To smoke flower or take a quick dab?

That is the question many a seasoned stoner are asking themselves in states like ours these days.

Long gone are the days when people had two types of weed: Red bud or green bud. Mexican or Kind bud? Those terms were as non-descriptive and unscientific as the current DUI tests for marijuana.

In actuality there are a few types of strains of cannabis, but for Washington's recreational and medical communities there are two main types (indica and sativa) with cross strains and hybrids blended with a weaker third (ruderalis).

Since most high-end growers are exclusive to indoor greenhouses, the ruderalis is used to create smaller and more potent strains of both indicas and sativas. By itself, the ruderalis is not much of a specimen. It has low THC count, which is the active ingredient that gets users intoxicated.

However, when combined with the other two strains and you can create low-THC and high-CBD combos for medical use and vice versa in plants that are smaller and easier to grow indoors.

The science behind growing and using cannabis is light years from the days your folks and their folks used marijuana.

The average THC content for low-end strains at dispensaries is between 17-19%, while in the 1960's common strains averaged around 7% for high-end smoke. High end flower, or regular old weed buds for you old-timers, is now found with between 20-32% THC content at dispensaries, though the testing behind some of those numbers is up for debate.

What's more, when reduced to oil, cannabis comes in convenient waxes with 50-80% THC content.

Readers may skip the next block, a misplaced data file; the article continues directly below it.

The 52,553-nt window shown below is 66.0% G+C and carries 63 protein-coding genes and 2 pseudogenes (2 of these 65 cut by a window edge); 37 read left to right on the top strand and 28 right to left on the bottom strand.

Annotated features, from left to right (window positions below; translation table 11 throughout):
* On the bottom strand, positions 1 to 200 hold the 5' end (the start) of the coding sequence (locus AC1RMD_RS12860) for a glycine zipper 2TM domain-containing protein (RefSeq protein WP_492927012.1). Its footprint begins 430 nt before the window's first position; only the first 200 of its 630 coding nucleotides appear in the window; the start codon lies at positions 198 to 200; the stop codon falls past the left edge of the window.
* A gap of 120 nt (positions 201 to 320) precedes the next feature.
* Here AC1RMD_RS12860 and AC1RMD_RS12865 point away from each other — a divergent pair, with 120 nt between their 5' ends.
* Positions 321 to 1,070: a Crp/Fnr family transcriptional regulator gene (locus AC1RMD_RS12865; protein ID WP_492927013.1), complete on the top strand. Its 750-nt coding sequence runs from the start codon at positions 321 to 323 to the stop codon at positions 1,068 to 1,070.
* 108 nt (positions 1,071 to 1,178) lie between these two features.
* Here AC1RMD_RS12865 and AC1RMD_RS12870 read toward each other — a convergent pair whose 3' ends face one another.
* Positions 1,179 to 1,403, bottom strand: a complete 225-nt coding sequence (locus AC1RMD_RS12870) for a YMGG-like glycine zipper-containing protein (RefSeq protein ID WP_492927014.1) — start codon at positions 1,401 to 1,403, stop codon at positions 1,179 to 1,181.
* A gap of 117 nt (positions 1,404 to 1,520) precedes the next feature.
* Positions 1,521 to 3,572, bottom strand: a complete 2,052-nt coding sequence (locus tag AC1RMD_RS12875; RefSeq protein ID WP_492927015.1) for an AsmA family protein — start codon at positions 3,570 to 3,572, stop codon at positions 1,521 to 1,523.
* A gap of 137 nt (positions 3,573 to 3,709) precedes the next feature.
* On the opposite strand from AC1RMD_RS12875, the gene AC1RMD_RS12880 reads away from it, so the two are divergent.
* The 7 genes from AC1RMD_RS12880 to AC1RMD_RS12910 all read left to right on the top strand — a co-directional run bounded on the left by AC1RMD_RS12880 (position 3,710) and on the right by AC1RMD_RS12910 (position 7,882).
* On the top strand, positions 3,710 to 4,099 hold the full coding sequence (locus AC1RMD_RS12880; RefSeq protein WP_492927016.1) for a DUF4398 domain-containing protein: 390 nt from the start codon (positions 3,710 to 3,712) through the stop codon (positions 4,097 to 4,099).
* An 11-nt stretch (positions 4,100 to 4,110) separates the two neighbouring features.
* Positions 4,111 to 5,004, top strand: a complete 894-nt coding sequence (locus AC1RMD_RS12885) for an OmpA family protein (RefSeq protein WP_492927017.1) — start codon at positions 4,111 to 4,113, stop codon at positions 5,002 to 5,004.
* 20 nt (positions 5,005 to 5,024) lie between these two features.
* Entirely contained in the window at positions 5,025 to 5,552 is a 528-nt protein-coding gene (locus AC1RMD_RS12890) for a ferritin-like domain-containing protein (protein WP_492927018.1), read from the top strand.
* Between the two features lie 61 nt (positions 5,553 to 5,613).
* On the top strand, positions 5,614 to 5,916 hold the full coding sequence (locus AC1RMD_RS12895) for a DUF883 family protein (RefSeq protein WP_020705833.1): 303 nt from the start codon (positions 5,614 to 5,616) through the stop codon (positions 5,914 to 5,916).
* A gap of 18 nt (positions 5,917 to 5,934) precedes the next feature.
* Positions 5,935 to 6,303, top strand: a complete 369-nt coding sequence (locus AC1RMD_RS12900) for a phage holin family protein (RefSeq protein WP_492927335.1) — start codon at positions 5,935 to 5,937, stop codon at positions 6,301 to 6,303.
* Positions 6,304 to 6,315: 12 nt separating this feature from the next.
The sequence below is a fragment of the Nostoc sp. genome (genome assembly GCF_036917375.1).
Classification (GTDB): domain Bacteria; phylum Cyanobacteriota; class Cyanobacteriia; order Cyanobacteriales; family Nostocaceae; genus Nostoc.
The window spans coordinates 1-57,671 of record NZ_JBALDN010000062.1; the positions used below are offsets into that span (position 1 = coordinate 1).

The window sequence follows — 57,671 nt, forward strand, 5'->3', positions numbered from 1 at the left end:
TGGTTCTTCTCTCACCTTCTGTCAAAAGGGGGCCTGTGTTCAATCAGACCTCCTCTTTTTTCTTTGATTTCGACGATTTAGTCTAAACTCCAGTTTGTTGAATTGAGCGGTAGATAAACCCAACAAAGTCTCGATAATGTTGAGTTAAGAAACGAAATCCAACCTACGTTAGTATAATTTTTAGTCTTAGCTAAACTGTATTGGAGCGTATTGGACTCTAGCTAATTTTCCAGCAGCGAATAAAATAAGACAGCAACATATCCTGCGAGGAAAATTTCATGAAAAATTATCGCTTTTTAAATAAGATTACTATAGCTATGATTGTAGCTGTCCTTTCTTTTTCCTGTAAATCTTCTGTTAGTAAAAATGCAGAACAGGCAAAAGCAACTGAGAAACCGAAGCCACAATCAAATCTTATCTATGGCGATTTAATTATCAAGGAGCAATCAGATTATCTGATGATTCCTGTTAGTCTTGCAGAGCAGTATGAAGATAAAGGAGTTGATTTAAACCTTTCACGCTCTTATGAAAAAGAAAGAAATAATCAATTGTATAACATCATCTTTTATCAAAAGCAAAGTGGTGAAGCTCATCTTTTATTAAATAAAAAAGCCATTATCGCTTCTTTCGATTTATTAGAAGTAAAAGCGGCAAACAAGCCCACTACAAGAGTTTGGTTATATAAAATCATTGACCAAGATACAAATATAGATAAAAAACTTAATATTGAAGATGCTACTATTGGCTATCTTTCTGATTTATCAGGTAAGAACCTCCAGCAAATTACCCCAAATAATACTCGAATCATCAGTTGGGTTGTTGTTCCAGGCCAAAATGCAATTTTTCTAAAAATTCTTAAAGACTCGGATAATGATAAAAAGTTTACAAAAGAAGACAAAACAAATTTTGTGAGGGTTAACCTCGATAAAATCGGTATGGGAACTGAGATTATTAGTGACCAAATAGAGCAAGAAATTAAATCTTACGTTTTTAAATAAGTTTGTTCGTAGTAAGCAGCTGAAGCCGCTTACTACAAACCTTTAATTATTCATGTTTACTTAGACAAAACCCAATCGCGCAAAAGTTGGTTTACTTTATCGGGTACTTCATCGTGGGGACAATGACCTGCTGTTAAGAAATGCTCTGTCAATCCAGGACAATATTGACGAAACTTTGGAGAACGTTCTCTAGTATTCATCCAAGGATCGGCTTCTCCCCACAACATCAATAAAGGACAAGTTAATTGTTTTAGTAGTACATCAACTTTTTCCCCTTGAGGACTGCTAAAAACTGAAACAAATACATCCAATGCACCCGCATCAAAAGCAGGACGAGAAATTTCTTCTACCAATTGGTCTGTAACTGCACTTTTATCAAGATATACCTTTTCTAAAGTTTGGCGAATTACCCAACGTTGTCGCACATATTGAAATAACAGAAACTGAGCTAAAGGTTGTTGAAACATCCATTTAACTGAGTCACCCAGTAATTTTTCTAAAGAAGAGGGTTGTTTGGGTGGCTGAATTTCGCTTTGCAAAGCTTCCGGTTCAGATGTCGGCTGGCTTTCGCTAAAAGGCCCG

Dabbing wax or oil also does not have the drawback of stinky, skunky smells that linger across neighborhoods and homes.

So with the option between smoking potent flower or potent dabs, there are some questions one must answer.

Do I have anything to do for the rest of the day?

Can I get someone else to drive my stoney ass around for the rest of the day?

Because if you choose to dab, you choose not to leave the house. If you choose flower, at least you can eat some food and drink a cool tea while cleaning the house and you aren't a complete zombie.

Of course, some of this also depends on if you chose the "body high" for aches and pains with an indica or "head high" with a sativa.

For my money, the extra coin you throw down for a low-THC and high-CBD combo are well worth it if you're only in this for pain management. Finding a strain at 35% CBD and almost zero THC here in town is easier than you think. And you don't have to worry about becoming a zombie that has to eat ramen because turning on the stove is too complicated. Zero THC means that you do not get stoned, but the pain is just gone and your liver isn't being eaten by chemicals.

Smoking or dabbing a high CBD strain is a game changer for severe arthritis or back pain sufferers that cannot stand to pill-pop. CBD is also the active ingredient that has cured certain types of cancer.

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